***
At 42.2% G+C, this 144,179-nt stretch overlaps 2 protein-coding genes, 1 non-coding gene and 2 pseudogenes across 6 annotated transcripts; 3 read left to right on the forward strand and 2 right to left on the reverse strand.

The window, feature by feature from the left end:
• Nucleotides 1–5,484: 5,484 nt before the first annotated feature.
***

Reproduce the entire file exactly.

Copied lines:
At 42.2% G+C, this 144,179-nt stretch overlaps 2 protein-coding genes, 1 non-coding gene and 2 pseudogenes across 6 annotated transcripts; 3 read left to right on the forward strand and 2 right to left on the reverse strand.

The window, feature by feature from the left end:
• Nucleotides 1–5,484: 5,484 nt before the first annotated feature.